Displaced Sovereignty: U.S. Law and the Transformation of International Financial Space
A century ago, foreign governments and their actions were essentially beyond U.S. judicial reach. In the 1950s, however, U.S. courts began to govern more and more activities of foreign governments leading to a transformation in the modality of U.S. power directed abroad. Legal historians describe this as a transition from an “absolute” to a “restrictive” practice of sovereign immunity, and one dominant narrative explains the transition as a pragmatic move away from an obsolete model of “territorial sovereignty” to a more flexible, “de-territorialized” or even “de-spatialized” sovereignty better suited for a globalized economy. Through tracing key U.S. legal changes involving foreign sovereign governments from 1898 to 2014, with a focus on sovereign debt law, I argue that transnational sovereign economic activity in fact remains dependent as ever on national borders — albeit borders that are continually reconfigured through minute changes in U.S. common law.
Far from representing a homogeneous de-territorialization of the contemporary international legal order, I show that there has been an uneven re-territorialization that reduces the authority of most countries over their own economic decisions while expanding the judicial reach of a few — primarily the United States — and that New York state law has been especially important in this process. This has resulted not in a general restriction of state sovereignty in the face of “globalization,” but in a differential displacement of economic sovereignty from post-colonial, poor and indebted states to rich, industrialized ones. The legal structures developed since the 1960s have aimed at entrenching and extending U.S. dominance over the global capitalist order and presently function to perpetuate exploitative relations between sovereign debtors and private creditors.
U.S. judicial power has been a crucial and largely overlooked pillar of post-war U.S hegemony. I show how judicial transformations of the past half-century have occurred in relation to changing economic conditions, including threats to U.S. property posed by Third World nationalizations in the 1950s to the 1970s, rising indebtedness since the 1970s, and an ongoing overaccumulation crisis. The expansion of U.S. judicial power has simultaneously been driven at every step by U.S. geopolitical interests, including, importantly, the desire to contain Communism and maintain the colonial status quo in the context of the Cold War, widespread de-colonization and Third Worldist movements, and the reconstruction of U.S. dollar hegemony in the 1980s.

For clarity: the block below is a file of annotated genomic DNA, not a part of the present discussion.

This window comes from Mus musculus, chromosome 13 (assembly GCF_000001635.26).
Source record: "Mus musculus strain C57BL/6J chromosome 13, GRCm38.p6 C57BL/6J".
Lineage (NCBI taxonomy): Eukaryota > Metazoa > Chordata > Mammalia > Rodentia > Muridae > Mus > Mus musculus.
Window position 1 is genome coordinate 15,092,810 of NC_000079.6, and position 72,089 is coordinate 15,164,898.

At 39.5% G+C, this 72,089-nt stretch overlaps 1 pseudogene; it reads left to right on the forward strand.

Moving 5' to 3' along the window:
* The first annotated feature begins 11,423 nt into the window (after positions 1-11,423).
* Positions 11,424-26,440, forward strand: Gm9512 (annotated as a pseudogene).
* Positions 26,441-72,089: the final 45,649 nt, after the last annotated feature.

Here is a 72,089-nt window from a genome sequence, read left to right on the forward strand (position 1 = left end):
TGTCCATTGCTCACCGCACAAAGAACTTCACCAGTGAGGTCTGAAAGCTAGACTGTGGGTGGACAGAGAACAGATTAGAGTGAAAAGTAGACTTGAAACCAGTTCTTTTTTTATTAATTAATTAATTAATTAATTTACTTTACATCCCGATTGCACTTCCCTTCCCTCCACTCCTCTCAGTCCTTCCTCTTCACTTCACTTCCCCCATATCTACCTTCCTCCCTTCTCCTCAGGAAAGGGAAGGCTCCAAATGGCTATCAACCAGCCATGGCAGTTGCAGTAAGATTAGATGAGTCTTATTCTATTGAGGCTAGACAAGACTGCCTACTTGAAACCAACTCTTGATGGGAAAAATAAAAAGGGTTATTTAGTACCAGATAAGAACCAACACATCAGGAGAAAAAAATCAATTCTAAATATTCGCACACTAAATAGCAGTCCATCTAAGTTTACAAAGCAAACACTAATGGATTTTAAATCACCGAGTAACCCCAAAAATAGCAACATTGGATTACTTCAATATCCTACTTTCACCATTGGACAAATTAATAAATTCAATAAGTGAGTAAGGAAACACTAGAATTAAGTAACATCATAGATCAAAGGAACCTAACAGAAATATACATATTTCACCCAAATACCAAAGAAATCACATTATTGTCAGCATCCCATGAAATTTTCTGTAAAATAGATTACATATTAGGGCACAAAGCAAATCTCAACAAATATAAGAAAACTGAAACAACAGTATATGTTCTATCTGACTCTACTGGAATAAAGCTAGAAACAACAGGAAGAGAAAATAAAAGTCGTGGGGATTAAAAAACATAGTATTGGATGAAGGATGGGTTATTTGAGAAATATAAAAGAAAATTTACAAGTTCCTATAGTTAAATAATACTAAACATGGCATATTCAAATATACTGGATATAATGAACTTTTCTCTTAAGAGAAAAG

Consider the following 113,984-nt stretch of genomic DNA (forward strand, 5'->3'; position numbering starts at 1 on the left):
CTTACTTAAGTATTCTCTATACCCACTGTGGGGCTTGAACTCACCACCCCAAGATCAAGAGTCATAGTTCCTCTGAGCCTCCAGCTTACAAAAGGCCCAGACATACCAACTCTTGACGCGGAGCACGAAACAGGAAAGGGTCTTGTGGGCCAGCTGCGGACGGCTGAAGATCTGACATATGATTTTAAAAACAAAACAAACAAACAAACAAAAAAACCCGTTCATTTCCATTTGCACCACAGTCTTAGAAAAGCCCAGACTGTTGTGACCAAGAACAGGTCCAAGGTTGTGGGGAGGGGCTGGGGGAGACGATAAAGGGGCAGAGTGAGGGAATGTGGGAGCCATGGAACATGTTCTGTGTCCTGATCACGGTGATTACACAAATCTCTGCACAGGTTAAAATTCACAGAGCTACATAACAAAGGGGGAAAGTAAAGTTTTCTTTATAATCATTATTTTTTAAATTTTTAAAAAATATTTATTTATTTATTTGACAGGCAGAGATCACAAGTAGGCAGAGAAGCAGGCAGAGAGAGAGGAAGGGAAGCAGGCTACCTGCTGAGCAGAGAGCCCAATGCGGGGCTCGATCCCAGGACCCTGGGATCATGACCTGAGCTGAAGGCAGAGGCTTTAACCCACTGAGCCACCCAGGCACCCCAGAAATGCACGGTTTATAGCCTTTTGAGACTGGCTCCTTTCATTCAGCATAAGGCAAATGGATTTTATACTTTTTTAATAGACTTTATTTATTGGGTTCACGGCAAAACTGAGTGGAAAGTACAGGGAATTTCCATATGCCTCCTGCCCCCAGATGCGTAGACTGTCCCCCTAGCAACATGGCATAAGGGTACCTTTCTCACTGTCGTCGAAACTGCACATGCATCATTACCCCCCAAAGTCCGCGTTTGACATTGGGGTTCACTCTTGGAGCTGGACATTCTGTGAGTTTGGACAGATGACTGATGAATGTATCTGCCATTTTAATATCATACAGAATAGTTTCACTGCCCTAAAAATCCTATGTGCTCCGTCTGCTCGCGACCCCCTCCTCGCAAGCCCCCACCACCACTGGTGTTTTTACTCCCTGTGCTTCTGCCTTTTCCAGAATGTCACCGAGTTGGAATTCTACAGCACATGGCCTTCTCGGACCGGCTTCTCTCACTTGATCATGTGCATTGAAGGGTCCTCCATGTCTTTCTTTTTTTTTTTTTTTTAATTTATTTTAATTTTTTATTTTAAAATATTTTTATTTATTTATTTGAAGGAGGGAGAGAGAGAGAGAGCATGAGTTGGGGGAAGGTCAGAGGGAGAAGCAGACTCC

I argue that the expansion of U.S. judicial power in the past half-century should be understood as territorial insofar as it has defined the space over which the state (in the form of courts) may exercise authority. Through a critical analysis of this legal history I show how the reconceptualization of key legal dichotomies — most importantly, foreign/domestic, public/private, and political/legal — has been a fundamental spatial mechanism through which these legal territories are produced and contested. Since the 1960s, U.S. — especially New York — courts have increasingly reclassified foreign sovereign transnational activities as “private” (rather than “public” or “sovereign”) and therefore as properly within the scope of U.S. judicial (“legal”) rather than executive (“political”) authority. Foreign sovereign activities have also increasingly been reclassified from “foreign” (meaning outside the United States) to “domestic” (meaning inside the United States). Together, these interlinked changes have been used to bring activity that would previously have been considered beyond the authority of U.S. courts within U.S. judicial reach. This has expanded U.S. authority as a whole through the modality of judicial power, while simultaneously de-politicizing important social questions and removing them from even the possibility of democratic debate.
Until recently, this process has unfolded with explicit support from the U.S. executive branch, but tensions between the interests of the U.S. executive and those of the U.S. judiciary have grown. In NML Capital v. Argentina, despite strenuous objections from the executive branch, the New York and U.S. Supreme Courts inverted the reigning spatial logic of U.S. law in order to extend U.S. judicial authority over most of the world outside Argentina – with important ramifications for U.S. economic and geopolitical interests, for sovereign debt crises and restructurings, and for the global financial order. The critical genealogy of the expansion of U.S. juridico-economic territory since WWII that I present in this dissertation is crucial for understanding the transnational operation of U.S. judicial power today and how it might most effectively be contested.